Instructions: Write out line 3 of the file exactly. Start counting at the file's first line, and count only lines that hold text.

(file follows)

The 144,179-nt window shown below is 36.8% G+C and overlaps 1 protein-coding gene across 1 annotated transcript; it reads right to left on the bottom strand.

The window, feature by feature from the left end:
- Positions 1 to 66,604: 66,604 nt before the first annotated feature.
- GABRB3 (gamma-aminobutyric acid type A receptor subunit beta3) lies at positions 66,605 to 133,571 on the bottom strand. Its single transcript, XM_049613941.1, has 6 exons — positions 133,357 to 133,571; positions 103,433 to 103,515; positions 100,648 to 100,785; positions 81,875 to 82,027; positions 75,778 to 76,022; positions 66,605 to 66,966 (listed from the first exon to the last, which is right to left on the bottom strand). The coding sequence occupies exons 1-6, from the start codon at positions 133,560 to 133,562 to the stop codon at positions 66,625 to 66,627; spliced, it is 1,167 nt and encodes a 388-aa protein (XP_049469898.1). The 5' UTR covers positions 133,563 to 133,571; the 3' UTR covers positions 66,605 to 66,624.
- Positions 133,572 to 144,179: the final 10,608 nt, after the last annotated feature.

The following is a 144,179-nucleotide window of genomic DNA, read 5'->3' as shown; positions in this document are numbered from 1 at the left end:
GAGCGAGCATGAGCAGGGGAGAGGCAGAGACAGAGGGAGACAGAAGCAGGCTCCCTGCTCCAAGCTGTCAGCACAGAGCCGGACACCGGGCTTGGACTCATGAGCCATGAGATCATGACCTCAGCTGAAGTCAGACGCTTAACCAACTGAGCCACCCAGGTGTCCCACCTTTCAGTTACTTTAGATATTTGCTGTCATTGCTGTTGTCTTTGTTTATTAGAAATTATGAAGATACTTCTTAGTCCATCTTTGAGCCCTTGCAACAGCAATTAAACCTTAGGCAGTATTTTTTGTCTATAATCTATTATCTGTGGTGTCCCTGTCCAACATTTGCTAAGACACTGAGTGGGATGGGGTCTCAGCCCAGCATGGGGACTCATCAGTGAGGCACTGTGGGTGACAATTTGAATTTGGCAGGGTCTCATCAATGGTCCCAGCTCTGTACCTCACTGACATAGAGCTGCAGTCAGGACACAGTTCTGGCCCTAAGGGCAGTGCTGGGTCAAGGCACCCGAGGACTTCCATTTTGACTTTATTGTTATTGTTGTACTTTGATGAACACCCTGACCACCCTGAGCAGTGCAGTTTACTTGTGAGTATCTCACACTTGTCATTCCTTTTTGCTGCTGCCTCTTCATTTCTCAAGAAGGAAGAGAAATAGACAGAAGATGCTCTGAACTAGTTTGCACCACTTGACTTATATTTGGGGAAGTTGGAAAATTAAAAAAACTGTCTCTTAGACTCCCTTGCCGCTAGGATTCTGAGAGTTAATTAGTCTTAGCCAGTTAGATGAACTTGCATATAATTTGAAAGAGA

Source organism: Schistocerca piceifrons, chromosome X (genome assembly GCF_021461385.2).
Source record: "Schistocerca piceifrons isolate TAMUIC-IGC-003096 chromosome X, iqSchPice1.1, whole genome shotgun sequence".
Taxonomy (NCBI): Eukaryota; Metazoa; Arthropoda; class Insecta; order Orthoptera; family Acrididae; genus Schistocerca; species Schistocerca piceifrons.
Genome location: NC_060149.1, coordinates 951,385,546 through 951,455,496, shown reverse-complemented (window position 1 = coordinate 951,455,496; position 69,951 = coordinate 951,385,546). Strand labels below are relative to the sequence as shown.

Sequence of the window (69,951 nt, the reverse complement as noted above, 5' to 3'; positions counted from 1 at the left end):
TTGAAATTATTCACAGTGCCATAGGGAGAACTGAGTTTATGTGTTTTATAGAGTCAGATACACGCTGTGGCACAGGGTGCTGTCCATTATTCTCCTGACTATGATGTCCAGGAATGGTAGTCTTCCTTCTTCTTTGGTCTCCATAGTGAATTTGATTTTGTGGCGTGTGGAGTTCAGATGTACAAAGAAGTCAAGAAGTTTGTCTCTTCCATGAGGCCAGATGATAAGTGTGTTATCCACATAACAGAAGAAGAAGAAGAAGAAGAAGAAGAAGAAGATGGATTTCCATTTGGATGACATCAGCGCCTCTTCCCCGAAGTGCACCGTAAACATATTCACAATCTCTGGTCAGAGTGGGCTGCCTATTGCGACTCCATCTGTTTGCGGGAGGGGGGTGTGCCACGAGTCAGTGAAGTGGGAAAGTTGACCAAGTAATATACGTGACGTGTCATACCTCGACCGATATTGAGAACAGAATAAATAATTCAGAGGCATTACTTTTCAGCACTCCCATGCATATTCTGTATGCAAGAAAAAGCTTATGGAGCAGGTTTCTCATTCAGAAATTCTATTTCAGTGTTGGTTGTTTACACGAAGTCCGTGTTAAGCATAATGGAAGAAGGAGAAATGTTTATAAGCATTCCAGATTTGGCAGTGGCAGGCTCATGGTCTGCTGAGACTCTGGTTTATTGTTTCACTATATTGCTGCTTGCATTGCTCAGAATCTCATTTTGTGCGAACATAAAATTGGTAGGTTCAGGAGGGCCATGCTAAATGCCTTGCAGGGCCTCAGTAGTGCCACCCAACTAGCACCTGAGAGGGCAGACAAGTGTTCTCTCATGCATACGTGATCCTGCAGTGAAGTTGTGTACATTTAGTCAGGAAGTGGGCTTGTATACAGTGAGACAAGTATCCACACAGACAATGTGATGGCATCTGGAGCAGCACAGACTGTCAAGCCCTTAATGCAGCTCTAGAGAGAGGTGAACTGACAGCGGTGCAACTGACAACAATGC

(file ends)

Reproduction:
- Positions 1 to 66,604: 66,604 nt before the first annotated feature.